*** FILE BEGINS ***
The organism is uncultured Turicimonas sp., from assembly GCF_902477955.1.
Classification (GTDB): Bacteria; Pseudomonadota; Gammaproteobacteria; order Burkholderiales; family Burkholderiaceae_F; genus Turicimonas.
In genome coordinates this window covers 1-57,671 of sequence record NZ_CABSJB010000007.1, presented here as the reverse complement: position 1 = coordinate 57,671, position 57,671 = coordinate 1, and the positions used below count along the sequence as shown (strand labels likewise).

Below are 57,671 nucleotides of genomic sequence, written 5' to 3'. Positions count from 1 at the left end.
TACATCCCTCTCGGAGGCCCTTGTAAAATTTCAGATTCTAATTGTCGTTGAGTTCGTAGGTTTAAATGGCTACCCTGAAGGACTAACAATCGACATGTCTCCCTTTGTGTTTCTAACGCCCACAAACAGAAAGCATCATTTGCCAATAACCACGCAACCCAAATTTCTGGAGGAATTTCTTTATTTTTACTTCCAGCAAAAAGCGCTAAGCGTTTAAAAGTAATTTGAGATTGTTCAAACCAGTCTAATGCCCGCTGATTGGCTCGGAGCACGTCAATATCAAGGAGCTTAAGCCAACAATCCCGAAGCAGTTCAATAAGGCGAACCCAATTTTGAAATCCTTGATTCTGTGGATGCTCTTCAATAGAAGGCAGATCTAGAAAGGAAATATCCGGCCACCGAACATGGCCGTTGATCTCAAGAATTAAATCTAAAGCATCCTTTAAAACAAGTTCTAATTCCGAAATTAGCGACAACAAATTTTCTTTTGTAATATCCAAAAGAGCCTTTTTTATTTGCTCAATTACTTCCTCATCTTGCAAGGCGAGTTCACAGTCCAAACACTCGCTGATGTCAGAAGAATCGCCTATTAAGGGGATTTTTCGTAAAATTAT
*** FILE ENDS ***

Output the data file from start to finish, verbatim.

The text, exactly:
The organism is uncultured Turicimonas sp., from assembly GCF_902477955.1.
Classification (GTDB): Bacteria; Pseudomonadota; Gammaproteobacteria; order Burkholderiales; family Burkholderiaceae_F; genus Turicimonas.
In genome coordinates this window covers 1-57,671 of sequence record NZ_CABSJB010000007.1, presented here as the reverse complement: position 1 = coordinate 57,671, position 57,671 = coordinate 1, and the positions used below count along the sequence as shown (strand labels likewise).

Below are 57,671 nucleotides of genomic sequence, written 5' to 3'. Positions count from 1 at the left end.
TACATCCCTCTCGGAGGCCCTTGTAAAATTTCAGATTCTAATTGTCGTTGAGTTCGTAGGTTTAAATGGCTACCCTGAAGGACTAACAATCGACATGTCTCCCTTTGTGTTTCTAACGCCCACAAACAGAAAGCATCATTTGCCAATAACCACGCAACCCAAATTTCTGGAGGAATTTCTTTATTTTTACTTCCAGCAAAAAGCGCTAAGCGTTTAAAAGTAATTTGAGATTGTTCAAACCAGTCTAATGCCCGCTGATTGGCTCGGAGCACGTCAATATCAAGGAGCTTAAGCCAACAATCCCGAAGCAGTTCAATAAGGCGAACCCAATTTTGAAATCCTTGATTCTGTGGATGCTCTTCAATAGAAGGCAGATCTAGAAAGGAAATATCCGGCCACCGAACATGGCCGTTGATCTCAAGAATTAAATCTAAAGCATCCTTTAAAACAAGTTCTAATTCCGAAATTAGCGACAACAAATTTTCTTTTGTAATATCCAAAAGAGCCTTTTTTATTTGCTCAATTACTTCCTCATCTTGCAAGGCGAGTTCACAGTCCAAACACTCGCTGATGTCAGAAGAATCGCCTATTAAGGGGATTTTTCGTAAAATTAT